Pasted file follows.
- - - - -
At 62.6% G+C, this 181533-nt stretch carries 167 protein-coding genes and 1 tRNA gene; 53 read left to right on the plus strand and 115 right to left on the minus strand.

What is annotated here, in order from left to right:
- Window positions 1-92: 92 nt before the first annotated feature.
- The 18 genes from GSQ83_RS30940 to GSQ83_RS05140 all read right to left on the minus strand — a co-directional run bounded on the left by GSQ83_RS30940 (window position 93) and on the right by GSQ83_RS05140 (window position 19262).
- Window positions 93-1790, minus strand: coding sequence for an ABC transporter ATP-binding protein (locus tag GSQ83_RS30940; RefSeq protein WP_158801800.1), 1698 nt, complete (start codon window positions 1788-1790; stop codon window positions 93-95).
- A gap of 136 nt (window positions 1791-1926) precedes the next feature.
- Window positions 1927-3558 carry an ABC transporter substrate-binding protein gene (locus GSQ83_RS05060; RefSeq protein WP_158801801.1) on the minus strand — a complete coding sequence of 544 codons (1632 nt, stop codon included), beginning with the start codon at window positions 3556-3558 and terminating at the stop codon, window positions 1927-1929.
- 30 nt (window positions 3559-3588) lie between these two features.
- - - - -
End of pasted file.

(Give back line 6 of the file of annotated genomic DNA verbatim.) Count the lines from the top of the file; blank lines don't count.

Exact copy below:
- A gap of 136 nt (window positions 1791-1926) precedes the next feature.